If you think Santa Claus came early this year by delivering liberal majorities in the House and Senate, you had better check your stocking again. Liberals and the political parties will continue to play us like the kid who asked Santa for a pony, but woke up Christmas morning to find a big box of horse manure.
At first blush, Congressman Charlie Rangel's (D-NY) comments last week about Mississippi are merely the latest exposé of Northeast limousine liberal elitism, similar to Senator John Kerry's (D-MA) remarks before the election disparaging our brave military personnel. Rangel was quoted in the New York Times saying, "Mississippi gets more than their fair share back in federal money, but who the hell wants to live in Mississippi?"
Rangel's quote not only describes many liberals' contemptuous view of Middle America, but also illustrates how liberals, regardless of party affiliation, view the role of federal government. Peel back Rangel's rhetorical onion further, and you can see the degenerative influence of the political parties on Congress' ability to solve our most serious fiscal crises.
The coming Senate Democratic majority means that Sen. Robert Byrd (D-WV) will likely become the next chairman of the Senate Appropriations Committee. Sen. Byrd has sat on the Appropriations Committee since 1959. Over 30 federal projects in Sen. Byrd’s home state bear his name. During a March 15, 2001 speech on the Senate floor, Byrd stated, "One man's pork is another man's job. Pork has been good investment in West Virginia. You can look around and see what I've done."
Not that anyone will notice much change between Byrd and Sen. Ted Stevens (R-AK), the current Senate Appropriations chairman. Stevens' home state of Alaska leads the nation in receipt of taxpayer dollars for earmarked pork projects. Alaskans per capita receive more than $611 of our money for earmarked appropriations. The national average is $19 per capita.
In the House, Transportation Committee chairman Rep. Don Young (R-AK) doesn't seem too upset about ceding the majority to the Democrats. Young, architect of the bill to fund the infamous Bridge to Nowhere, will likely hand his golden gavel to Rep. James Oberstar (D-MN). According to the Anchorage Daily News, Young "changed the way funds were allocated to increase the amount controlled by minority Democrats to 45 percent." Young, who will remain on the committee as ranking minority member, claims Oberstar told him, "I'll treat you as good as you treated me, and that was great." Bipartisanship – it's a beautiful thing.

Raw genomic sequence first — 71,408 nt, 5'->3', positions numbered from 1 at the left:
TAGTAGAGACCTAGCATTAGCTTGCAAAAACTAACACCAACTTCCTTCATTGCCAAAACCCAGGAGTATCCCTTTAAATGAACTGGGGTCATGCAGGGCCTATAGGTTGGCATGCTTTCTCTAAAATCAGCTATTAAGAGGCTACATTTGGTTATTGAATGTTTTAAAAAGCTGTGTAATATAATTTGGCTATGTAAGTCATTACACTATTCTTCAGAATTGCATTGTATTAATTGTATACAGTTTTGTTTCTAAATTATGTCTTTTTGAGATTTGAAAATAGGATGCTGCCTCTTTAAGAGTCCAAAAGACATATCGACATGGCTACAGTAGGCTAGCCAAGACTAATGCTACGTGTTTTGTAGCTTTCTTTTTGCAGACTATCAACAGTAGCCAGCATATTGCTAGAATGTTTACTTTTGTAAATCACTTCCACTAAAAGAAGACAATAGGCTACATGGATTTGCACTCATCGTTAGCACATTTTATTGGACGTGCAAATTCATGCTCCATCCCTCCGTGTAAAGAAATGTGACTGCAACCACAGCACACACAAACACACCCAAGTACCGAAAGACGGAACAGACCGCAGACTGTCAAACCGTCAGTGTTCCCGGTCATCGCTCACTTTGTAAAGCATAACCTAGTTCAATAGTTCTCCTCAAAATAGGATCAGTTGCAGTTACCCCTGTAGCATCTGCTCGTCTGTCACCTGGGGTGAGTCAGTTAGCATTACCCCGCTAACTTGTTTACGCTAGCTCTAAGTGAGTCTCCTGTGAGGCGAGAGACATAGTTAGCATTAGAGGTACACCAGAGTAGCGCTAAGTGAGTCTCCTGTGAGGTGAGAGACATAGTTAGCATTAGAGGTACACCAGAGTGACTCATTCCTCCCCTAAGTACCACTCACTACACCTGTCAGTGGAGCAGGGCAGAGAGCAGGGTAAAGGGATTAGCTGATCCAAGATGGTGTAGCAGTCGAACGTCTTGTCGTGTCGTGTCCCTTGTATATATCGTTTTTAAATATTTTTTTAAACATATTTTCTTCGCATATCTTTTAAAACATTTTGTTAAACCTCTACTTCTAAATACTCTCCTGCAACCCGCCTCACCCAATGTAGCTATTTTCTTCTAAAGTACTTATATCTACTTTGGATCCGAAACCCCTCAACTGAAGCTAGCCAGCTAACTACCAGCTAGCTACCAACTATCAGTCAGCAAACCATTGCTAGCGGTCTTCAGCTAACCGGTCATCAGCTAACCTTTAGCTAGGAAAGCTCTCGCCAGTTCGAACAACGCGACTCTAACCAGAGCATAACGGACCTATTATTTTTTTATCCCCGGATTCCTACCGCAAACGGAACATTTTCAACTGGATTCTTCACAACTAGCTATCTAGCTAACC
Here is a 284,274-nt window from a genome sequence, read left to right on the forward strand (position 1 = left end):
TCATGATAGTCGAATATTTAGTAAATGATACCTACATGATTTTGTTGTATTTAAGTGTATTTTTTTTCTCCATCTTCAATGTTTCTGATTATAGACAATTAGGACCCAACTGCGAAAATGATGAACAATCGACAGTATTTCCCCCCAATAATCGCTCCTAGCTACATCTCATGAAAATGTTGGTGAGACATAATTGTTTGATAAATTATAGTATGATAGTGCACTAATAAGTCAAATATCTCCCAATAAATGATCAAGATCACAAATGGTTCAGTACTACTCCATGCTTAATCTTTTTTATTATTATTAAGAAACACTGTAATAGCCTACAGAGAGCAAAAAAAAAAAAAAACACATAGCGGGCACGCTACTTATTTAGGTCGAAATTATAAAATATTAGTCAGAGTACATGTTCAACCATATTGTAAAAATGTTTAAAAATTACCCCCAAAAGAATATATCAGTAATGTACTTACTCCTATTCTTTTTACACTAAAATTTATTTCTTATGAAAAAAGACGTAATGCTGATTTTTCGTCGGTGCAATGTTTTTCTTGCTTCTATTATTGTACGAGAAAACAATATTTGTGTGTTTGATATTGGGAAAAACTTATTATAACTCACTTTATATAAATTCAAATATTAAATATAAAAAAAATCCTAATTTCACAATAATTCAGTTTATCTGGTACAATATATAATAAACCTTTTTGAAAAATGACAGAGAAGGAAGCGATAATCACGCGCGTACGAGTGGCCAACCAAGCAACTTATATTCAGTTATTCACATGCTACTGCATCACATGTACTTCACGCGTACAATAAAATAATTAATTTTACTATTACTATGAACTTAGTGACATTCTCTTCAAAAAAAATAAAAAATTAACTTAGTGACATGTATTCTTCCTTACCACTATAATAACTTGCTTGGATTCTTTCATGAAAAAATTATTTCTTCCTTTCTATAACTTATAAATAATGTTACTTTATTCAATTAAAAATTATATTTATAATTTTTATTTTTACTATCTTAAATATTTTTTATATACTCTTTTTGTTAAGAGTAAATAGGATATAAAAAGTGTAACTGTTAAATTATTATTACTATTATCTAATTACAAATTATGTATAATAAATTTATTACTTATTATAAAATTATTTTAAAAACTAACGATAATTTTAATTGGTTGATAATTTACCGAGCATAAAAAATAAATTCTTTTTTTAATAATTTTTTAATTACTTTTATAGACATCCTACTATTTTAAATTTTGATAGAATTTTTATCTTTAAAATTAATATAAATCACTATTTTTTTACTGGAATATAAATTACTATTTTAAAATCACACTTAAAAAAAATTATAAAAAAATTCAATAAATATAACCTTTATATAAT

The liberals' goal is not to shrink the growth of government, rein in Social Security and Medicare entitlement spending, tax us less or allow Americans to pursue their own economic freedom. Rather, their clear objective is redistribution of tax receipts to potential voters in the form of tax credits, earmark - spending projects and social engineering programs.
The two major political parties are attempting to convince voters that ideology and policy prescriptions are no longer relevant. Election contests are no longer a forum to discuss individual candidates' solutions to the big issues of the day. Instead, candidates receive their talking points from the party leaders, reducing the election and public policy process to little more than a popularity contest. We the voters are rendered tailgaters in the parking lot, waving our red or blue flags in support of our favorite team.
It is little wonder policy discourse was noticeably absent throughout the 2006 election season. The Democratic strategy was to make the House and Senate elections a national referendum on President Bush and his oversight of the war in Iraq. Republicans played right into the Democrats' hands. Few Republican candidates discussed their plans to restructure Social Security, fight the global war on Islamic terrorism, simplify the tax code or cut federal spending. Instead, the Republican strategy was to scare their base to the voting booth with the threat of a "Speaker Pelosi." Hope and optimism, not fear, motivate and inspire voters.
We arrived at this bipartisan assault on common sense because most members of the House and Senate are in permanent campaign mode. Save a handful of principled conservatives in both chambers, liberals in both parties long ago abandoned their oath to support and defend the Constitution.
Government cannot and will not solve our problems or the problems Congress itself created. Despite the countless platitudes toward bipartisanship, the hard work of solving the hard problems will remain in two years for a new president and a new Congress.
Congressman Rangel's comments should offend not just Mississippians, but any American concerned about the future of a political system that places pork over fiscal discipline and party over policy.